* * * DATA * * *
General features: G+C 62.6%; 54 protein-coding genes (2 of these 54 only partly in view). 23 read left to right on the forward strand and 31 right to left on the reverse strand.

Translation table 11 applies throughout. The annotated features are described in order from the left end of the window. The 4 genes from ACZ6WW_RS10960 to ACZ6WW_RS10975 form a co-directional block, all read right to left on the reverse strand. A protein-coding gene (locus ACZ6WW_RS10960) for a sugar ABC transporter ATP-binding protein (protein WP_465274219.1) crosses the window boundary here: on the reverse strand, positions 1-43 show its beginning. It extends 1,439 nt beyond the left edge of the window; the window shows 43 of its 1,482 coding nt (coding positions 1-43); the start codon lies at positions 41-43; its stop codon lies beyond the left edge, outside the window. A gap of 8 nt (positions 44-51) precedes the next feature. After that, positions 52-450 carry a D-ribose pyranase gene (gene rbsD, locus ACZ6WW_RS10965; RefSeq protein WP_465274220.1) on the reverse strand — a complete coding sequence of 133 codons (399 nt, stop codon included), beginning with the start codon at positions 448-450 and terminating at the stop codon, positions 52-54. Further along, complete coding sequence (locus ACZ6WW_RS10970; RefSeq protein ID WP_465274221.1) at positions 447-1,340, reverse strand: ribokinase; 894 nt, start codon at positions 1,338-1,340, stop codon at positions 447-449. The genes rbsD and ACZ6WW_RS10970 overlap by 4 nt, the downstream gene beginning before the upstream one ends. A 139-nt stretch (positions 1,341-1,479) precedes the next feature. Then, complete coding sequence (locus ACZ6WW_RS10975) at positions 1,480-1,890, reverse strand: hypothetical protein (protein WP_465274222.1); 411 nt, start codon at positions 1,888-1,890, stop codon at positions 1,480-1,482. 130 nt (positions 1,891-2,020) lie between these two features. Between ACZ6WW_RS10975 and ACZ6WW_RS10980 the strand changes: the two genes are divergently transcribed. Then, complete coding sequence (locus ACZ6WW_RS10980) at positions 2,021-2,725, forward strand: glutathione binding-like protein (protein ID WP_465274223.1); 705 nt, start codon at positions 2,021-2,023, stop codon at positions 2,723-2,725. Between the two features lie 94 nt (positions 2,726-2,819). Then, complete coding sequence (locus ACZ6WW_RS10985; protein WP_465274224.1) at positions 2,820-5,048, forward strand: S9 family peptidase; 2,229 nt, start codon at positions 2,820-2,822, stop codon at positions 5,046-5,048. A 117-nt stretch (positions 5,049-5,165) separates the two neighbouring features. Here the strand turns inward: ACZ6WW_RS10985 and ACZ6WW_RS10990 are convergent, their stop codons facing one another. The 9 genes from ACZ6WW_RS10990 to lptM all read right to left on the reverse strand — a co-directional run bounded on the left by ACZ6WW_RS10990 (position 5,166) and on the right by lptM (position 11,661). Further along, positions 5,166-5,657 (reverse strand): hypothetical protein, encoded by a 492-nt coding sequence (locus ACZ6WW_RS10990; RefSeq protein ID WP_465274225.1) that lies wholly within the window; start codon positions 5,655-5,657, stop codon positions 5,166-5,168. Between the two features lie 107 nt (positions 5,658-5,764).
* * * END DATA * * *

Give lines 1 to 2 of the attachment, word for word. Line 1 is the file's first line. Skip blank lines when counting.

General features: G+C 62.6%; 54 protein-coding genes (2 of these 54 only partly in view). 23 read left to right on the forward strand and 31 right to left on the reverse strand.

Translation table 11 applies throughout. The annotated features are described in order from the left end of the window. The 4 genes from ACZ6WW_RS10960 to ACZ6WW_RS10975 form a co-directional block, all read right to left on the reverse strand. A protein-coding gene (locus ACZ6WW_RS10960) for a sugar ABC transporter ATP-binding protein (protein WP_465274219.1) crosses the window boundary here: on the reverse strand, positions 1-43 show its beginning. It extends 1,439 nt beyond the left edge of the window; the window shows 43 of its 1,482 coding nt (coding positions 1-43); the start codon lies at positions 41-43; its stop codon lies beyond the left edge, outside the window. A gap of 8 nt (positions 44-51) precedes the next feature. After that, positions 52-450 carry a D-ribose pyranase gene (gene rbsD, locus ACZ6WW_RS10965; RefSeq protein WP_465274220.1) on the reverse strand — a complete coding sequence of 133 codons (399 nt, stop codon included), beginning with the start codon at positions 448-450 and terminating at the stop codon, positions 52-54. Further along, complete coding sequence (locus ACZ6WW_RS10970; RefSeq protein ID WP_465274221.1) at positions 447-1,340, reverse strand: ribokinase; 894 nt, start codon at positions 1,338-1,340, stop codon at positions 447-449. The genes rbsD and ACZ6WW_RS10970 overlap by 4 nt, the downstream gene beginning before the upstream one ends. A 139-nt stretch (positions 1,341-1,479) precedes the next feature. Then, complete coding sequence (locus ACZ6WW_RS10975) at positions 1,480-1,890, reverse strand: hypothetical protein (protein WP_465274222.1); 411 nt, start codon at positions 1,888-1,890, stop codon at positions 1,480-1,482. 130 nt (positions 1,891-2,020) lie between these two features. Between ACZ6WW_RS10975 and ACZ6WW_RS10980 the strand changes: the two genes are divergently transcribed. Then, complete coding sequence (locus ACZ6WW_RS10980) at positions 2,021-2,725, forward strand: glutathione binding-like protein (protein ID WP_465274223.1); 705 nt, start codon at positions 2,021-2,023, stop codon at positions 2,723-2,725. Between the two features lie 94 nt (positions 2,726-2,819). Then, complete coding sequence (locus ACZ6WW_RS10985; protein WP_465274224.1) at positions 2,820-5,048, forward strand: S9 family peptidase; 2,229 nt, start codon at positions 2,820-2,822, stop codon at positions 5,046-5,048. A 117-nt stretch (positions 5,049-5,165) separates the two neighbouring features. Here the strand turns inward: ACZ6WW_RS10985 and ACZ6WW_RS10990 are convergent, their stop codons facing one another. The 9 genes from ACZ6WW_RS10990 to lptM all read right to left on the reverse strand — a co-directional run bounded on the left by ACZ6WW_RS10990 (position 5,166) and on the right by lptM (position 11,661). Further along, positions 5,166-5,657 (reverse strand): hypothetical protein, encoded by a 492-nt coding sequence (locus ACZ6WW_RS10990; RefSeq protein ID WP_465274225.1) that lies wholly within the window; start codon positions 5,655-5,657, stop codon positions 5,166-5,168. Between the two features lie 107 nt (positions 5,658-5,764).